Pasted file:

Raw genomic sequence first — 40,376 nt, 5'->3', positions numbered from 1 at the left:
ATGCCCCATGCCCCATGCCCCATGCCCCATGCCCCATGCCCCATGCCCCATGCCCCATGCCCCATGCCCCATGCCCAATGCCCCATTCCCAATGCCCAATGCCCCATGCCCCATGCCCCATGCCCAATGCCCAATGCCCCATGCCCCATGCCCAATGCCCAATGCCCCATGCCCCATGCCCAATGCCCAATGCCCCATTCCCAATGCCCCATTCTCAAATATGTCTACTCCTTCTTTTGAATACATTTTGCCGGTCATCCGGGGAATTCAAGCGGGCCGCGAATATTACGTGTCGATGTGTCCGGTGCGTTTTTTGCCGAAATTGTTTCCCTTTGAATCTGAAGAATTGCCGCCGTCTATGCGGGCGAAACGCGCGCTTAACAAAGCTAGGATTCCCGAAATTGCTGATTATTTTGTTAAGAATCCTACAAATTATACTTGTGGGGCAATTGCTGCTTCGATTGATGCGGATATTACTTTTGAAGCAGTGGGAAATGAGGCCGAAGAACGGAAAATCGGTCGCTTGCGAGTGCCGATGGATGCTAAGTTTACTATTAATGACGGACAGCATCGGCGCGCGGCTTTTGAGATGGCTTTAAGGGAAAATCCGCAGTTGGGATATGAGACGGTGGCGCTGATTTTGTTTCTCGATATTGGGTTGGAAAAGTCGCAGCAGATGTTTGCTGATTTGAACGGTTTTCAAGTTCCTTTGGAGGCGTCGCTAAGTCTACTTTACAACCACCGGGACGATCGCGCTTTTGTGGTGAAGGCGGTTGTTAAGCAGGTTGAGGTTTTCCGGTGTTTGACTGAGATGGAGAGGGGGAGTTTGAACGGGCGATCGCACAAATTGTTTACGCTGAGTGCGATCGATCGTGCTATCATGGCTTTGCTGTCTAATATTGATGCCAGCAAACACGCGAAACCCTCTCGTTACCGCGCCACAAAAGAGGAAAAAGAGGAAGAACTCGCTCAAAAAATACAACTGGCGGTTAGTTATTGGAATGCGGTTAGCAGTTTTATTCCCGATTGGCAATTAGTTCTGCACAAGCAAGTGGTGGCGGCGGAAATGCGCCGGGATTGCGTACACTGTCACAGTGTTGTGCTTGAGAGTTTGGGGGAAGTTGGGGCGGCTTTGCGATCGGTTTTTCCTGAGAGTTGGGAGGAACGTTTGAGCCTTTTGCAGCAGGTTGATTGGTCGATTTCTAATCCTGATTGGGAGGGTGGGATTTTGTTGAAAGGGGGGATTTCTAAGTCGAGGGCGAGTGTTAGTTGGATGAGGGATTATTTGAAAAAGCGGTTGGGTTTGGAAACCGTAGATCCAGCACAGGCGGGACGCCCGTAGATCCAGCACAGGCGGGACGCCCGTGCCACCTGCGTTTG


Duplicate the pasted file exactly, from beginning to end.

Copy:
Raw genomic sequence first — 40,376 nt, 5'->3', positions numbered from 1 at the left:
ATGCCCCATGCCCCATGCCCCATGCCCCATGCCCCATGCCCCATGCCCCATGCCCCATGCCCCATGCCCCATGCCCAATGCCCCATTCCCAATGCCCAATGCCCCATGCCCCATGCCCCATGCCCAATGCCCAATGCCCCATGCCCCATGCCCAATGCCCAATGCCCCATGCCCCATGCCCAATGCCCAATGCCCCATTCCCAATGCCCCATTCTCAAATATGTCTACTCCTTCTTTTGAATACATTTTGCCGGTCATCCGGGGAATTCAAGCGGGCCGCGAATATTACGTGTCGATGTGTCCGGTGCGTTTTTTGCCGAAATTGTTTCCCTTTGAATCTGAAGAATTGCCGCCGTCTATGCGGGCGAAACGCGCGCTTAACAAAGCTAGGATTCCCGAAATTGCTGATTATTTTGTTAAGAATCCTACAAATTATACTTGTGGGGCAATTGCTGCTTCGATTGATGCGGATATTACTTTTGAAGCAGTGGGAAATGAGGCCGAAGAACGGAAAATCGGTCGCTTGCGAGTGCCGATGGATGCTAAGTTTACTATTAATGACGGACAGCATCGGCGCGCGGCTTTTGAGATGGCTTTAAGGGAAAATCCGCAGTTGGGATATGAGACGGTGGCGCTGATTTTGTTTCTCGATATTGGGTTGGAAAAGTCGCAGCAGATGTTTGCTGATTTGAACGGTTTTCAAGTTCCTTTGGAGGCGTCGCTAAGTCTACTTTACAACCACCGGGACGATCGCGCTTTTGTGGTGAAGGCGGTTGTTAAGCAGGTTGAGGTTTTCCGGTGTTTGACTGAGATGGAGAGGGGGAGTTTGAACGGGCGATCGCACAAATTGTTTACGCTGAGTGCGATCGATCGTGCTATCATGGCTTTGCTGTCTAATATTGATGCCAGCAAACACGCGAAACCCTCTCGTTACCGCGCCACAAAAGAGGAAAAAGAGGAAGAACTCGCTCAAAAAATACAACTGGCGGTTAGTTATTGGAATGCGGTTAGCAGTTTTATTCCCGATTGGCAATTAGTTCTGCACAAGCAAGTGGTGGCGGCGGAAATGCGCCGGGATTGCGTACACTGTCACAGTGTTGTGCTTGAGAGTTTGGGGGAAGTTGGGGCGGCTTTGCGATCGGTTTTTCCTGAGAGTTGGGAGGAACGTTTGAGCCTTTTGCAGCAGGTTGATTGGTCGATTTCTAATCCTGATTGGGAGGGTGGGATTTTGTTGAAAGGGGGGATTTCTAAGTCGAGGGCGAGTGTTAGTTGGATGAGGGATTATTTGAAAAAGCGGTTGGGTTTGGAAACCGTAGATCCAGCACAGGCGGGACGCCCGTAGATCCAGCACAGGCGGGACGCCCGTGCCACCTGCGTTTG